My vote is still with the internet cafes (though some we found in North America cost up to $12/hour!), mainly because of the extra weight of a laptop and because its just another valuable thing that you will worry about when you leave your tent and go exploring.

Quote:
Originally Posted by Colorado Ron View Post
North America has no need for the cafes. Just about every town has a library. And just about every library has free access to the internet via their computer.
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Old 17 Jan 2008
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You need an ASUS EEE pc.

7 inch screen, 920 gram, 400$.... need I say more?

I love it still, after a month on the road.


Gl choosing
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  #13  
Old 17 Jan 2008
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Quote:
Originally Posted by peter-denmark View Post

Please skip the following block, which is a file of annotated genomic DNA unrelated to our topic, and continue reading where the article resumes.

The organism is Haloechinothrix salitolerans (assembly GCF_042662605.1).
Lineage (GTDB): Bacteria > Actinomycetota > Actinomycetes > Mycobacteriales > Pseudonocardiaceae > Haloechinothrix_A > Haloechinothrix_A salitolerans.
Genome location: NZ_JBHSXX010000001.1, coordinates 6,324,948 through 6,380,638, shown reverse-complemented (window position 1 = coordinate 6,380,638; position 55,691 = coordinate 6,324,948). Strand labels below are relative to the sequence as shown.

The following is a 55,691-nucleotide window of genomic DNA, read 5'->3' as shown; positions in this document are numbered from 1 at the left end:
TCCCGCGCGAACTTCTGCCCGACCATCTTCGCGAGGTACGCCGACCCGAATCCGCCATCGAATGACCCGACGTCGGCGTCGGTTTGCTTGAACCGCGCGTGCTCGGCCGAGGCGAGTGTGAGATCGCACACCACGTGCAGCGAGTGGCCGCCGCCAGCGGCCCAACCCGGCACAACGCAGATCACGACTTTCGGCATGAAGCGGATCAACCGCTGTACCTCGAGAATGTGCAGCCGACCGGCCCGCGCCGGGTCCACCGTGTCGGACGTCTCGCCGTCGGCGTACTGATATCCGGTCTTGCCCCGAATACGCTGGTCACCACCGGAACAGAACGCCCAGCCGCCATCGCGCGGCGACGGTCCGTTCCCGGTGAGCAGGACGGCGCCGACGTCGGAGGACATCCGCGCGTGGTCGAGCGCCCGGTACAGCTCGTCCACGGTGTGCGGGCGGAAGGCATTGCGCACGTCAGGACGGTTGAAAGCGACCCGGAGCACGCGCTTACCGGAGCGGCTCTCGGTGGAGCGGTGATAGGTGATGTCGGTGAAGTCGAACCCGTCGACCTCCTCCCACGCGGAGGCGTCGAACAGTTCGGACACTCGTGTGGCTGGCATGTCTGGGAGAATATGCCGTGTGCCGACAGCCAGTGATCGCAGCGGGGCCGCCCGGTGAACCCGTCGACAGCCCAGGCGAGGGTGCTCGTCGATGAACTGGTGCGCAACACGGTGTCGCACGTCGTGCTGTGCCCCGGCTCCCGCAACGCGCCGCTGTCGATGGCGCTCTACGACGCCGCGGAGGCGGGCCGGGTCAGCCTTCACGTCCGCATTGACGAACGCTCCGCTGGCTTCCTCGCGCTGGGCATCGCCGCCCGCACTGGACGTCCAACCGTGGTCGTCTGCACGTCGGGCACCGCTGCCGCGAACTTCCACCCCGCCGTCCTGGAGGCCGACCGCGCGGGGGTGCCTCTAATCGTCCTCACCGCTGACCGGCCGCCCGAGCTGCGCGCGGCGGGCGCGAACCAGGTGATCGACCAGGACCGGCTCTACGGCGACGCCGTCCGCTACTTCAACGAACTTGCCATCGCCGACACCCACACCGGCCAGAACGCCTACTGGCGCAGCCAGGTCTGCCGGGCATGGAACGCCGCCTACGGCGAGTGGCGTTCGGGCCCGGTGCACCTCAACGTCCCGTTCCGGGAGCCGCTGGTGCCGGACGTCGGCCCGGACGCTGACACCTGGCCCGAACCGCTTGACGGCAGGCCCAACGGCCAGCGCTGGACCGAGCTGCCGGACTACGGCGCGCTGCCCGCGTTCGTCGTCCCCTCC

You need an ASUS EEE pc.

7 inch screen, 920 gram, 400$.... need I say more?

I love it still, after a month on the road.


Gl choosing
Hi All, I have to agree with Peter, the Eeepc is brill had mine for two weeks and can't fault it, It does every thing it was designed to do, what more could you want from a mini laptop whilst on the move...work, travel or pleasure?TDMalcolm
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Old 26 Jan 2008
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Post

Thanks for all the replies and advice.

I looked at two lap top options, both from Sony Vaio, the new small 4.5" UX series and the 11.1" TZ series.
I think I'll go for the 11" Vaio, as it has everything in a compact (sort of) package with DVD burner, wireless, 11hr battery life etc etc.
The 4.5" is very cute, but the screen a bit small for a $2000 piece of equipment, it also lacks a DVD drive, so you will have to carry with it an external drive and at the end of the day the complete package is the same as the 11", in size and price.